DISCLOSING DETAILS OF COSTS INFORMATION PROVIDED FOR MEDIATION : DISCLOSURE ALLOWED: HIGH COURT DECISION
In Savings Advice Limited -v- EDF Energy Customers Ltd  EWHC B1 (Costs) Master Haworth had to consider the issue of admissibility of evidence relating to a mediation.
- Information provided about costs in the run up of a mediation was covered by the confidentiality clauses of a mediation agreement.
- However the claimant was allowed to give evidence of the defendant’s costs estimates. This was a matter of pure fact.
- Costs information in the form of statement of facts can be separated out from other documents and information in mediation and could be referred to in the assessment.
A case settled for £200,000 for each claimant. It settled early, after service of the Statements of Case and had not been budgeted. The bill of costs totalled £587,598.56. £255,963.88 of this related to insurance premiums. The sole issue for determination at the assessment related to the recoverability and quantum of the insurance premiums. The only issue on assessment was the amount of the premiums.
EVIDENCE IN RELATION TO A MEDIATION
A mediation took place. The claimants sought information from the defendant, when preparing for that mediation, of the amount of the defendant’s costs. This was said, expressly, to be for the purpose of calculating an insurance premium.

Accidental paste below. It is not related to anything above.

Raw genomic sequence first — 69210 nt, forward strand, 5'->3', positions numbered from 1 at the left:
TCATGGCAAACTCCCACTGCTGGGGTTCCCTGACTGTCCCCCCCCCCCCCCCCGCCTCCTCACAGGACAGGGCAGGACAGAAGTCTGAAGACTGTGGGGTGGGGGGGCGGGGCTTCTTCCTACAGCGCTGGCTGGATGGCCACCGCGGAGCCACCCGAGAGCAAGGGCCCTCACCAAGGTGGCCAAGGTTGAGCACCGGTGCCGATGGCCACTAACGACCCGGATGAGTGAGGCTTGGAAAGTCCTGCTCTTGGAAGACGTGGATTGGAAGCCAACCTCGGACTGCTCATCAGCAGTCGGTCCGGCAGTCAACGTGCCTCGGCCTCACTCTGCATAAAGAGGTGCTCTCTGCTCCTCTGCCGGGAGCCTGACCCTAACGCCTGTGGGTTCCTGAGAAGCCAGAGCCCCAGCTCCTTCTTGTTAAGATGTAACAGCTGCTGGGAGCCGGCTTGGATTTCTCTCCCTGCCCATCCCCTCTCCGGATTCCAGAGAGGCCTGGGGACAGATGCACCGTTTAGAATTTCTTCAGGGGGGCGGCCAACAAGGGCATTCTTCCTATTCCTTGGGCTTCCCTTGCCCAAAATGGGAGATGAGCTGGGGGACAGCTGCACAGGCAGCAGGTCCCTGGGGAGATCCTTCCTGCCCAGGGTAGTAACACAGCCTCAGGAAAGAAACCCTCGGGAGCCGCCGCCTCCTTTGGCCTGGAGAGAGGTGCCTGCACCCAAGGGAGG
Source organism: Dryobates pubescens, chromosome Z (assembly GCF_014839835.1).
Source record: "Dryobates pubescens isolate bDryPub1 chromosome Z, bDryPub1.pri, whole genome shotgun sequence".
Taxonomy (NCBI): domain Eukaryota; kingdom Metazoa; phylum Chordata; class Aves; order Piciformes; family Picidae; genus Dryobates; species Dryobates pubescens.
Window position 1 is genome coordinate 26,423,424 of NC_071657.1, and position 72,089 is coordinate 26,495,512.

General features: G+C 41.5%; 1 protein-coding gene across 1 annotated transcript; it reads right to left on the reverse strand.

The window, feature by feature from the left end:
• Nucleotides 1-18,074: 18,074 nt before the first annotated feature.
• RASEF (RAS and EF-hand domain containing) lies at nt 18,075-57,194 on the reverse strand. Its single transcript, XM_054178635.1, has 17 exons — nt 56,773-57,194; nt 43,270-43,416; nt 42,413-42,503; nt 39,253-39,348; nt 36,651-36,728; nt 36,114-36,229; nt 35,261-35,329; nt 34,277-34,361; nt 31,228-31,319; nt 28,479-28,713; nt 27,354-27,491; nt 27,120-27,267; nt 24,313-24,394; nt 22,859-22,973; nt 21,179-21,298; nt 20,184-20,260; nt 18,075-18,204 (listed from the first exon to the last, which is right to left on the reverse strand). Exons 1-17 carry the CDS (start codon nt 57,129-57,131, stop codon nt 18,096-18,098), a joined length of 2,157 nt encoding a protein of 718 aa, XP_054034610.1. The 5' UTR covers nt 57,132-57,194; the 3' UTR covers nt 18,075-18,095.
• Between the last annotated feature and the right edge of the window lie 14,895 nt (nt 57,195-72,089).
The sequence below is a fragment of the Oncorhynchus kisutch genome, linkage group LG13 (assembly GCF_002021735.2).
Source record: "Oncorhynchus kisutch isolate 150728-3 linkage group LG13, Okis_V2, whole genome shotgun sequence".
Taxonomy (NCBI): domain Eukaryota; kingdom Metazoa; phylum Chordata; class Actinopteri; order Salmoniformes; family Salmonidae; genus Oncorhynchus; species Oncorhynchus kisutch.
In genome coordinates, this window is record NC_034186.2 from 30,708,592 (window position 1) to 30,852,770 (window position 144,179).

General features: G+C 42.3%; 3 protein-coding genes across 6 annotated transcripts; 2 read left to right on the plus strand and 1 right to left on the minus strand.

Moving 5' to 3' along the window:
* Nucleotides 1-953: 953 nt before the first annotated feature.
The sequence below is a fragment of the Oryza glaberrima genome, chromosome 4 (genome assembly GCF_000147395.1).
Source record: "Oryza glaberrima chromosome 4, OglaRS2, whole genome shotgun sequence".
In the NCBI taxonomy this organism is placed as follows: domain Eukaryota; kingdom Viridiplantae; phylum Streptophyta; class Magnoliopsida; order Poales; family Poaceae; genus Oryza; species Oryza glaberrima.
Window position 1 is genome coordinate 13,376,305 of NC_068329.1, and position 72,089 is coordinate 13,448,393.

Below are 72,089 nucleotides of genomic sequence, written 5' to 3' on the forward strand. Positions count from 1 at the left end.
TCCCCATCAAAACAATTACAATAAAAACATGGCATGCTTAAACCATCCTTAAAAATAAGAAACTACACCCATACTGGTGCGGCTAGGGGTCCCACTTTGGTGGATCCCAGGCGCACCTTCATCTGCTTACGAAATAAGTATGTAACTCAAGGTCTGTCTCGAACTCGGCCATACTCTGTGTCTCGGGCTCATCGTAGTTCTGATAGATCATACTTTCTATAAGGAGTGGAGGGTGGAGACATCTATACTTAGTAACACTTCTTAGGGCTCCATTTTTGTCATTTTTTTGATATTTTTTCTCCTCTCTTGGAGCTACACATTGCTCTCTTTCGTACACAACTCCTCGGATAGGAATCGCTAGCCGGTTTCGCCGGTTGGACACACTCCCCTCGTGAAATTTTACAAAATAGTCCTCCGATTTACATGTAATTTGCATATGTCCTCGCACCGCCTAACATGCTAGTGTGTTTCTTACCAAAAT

THE MEDIATION AGREEMENT
“15. All documents or other material (including any form of electronic record) produced for or brought into existence for the mediation will be subject to without prejudice or negotiation privilege and together with evidence of meetings and other oral proceedings in the mediation will be inadmissible as evidence and not be disclosable in any litigation or arbitration connected with the dispute so long as and to the extent that such privilege applies.
16. The Parties, their representatives and advisors and the Mediator agree in relation to all information statements whether written or oral disclosed or made to them in the mediation including any preliminary steps:
a) to keep them confidential (save only as may be required to report to the Court or an arbitrator or arbitrators whether or not has been resolved to professional advisors, HM Revenue and Customs, relevant regulatory bodies or as may be required by law)
b) not to use them for a purpose other than the mediation
c) that the obligation …………
d) that no notes taken by the parties or by the Mediator and no other evidence concerning the conduct of the mediation including oral submissions, oral statements, concessions or admissions of law or fact will be adduced in evidence in any subsequent proceedings in Court or before an Arbitrator or Arbitrators in connection with the Dispute (provided that if they would otherwise and independently of the Mediation have been admissible for such proceedings they should not be rendered inadmissible by reason of having been made during the course of the Mediation).”
THE CLAIMANT’S EVIDENCE
The claimant gave detailed evidence of how the premiums was calculated. The witness statement in support referred to figures provided by the defendant in the run up to the (unsuccessful) mediation.
THE DEFENDANT’S SUBMISSIONS